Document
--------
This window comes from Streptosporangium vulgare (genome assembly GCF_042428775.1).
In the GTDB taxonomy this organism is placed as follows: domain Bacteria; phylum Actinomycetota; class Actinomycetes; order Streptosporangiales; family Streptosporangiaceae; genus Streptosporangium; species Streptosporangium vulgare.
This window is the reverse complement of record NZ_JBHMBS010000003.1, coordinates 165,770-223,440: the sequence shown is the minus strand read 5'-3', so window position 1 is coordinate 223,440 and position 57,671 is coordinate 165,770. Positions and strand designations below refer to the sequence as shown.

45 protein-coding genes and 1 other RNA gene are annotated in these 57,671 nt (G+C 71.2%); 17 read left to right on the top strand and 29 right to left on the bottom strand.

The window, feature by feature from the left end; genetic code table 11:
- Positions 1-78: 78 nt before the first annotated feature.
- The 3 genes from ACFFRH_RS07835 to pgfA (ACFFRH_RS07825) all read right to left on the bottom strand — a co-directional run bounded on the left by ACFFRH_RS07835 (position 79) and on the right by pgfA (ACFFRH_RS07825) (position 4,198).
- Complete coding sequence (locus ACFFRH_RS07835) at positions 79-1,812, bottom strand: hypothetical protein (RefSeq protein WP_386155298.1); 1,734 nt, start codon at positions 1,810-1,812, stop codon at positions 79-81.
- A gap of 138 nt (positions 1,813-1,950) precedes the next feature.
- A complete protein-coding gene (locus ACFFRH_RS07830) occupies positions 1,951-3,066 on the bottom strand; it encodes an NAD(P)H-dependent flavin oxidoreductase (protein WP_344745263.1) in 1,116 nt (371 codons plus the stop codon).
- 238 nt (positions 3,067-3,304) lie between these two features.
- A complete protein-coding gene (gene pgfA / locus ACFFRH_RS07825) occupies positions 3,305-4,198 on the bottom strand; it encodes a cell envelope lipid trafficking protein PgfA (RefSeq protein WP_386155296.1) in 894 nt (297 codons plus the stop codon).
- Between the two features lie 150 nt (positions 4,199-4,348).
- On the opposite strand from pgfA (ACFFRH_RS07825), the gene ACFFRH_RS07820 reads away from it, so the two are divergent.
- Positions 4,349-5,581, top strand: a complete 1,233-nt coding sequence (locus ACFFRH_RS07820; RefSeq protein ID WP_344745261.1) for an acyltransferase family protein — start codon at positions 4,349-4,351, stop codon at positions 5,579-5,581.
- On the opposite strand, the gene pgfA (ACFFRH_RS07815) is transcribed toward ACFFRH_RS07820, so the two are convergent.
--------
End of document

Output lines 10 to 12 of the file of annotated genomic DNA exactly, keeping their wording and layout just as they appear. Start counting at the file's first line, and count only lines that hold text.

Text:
- A complete protein-coding gene (locus ACFFRH_RS07830) occupies positions 1,951-3,066 on the bottom strand; it encodes an NAD(P)H-dependent flavin oxidoreductase (protein WP_344745263.1) in 1,116 nt (371 codons plus the stop codon).
- 238 nt (positions 3,067-3,304) lie between these two features.
- A complete protein-coding gene (gene pgfA / locus ACFFRH_RS07825) occupies positions 3,305-4,198 on the bottom strand; it encodes a cell envelope lipid trafficking protein PgfA (RefSeq protein WP_386155296.1) in 894 nt (297 codons plus the stop codon).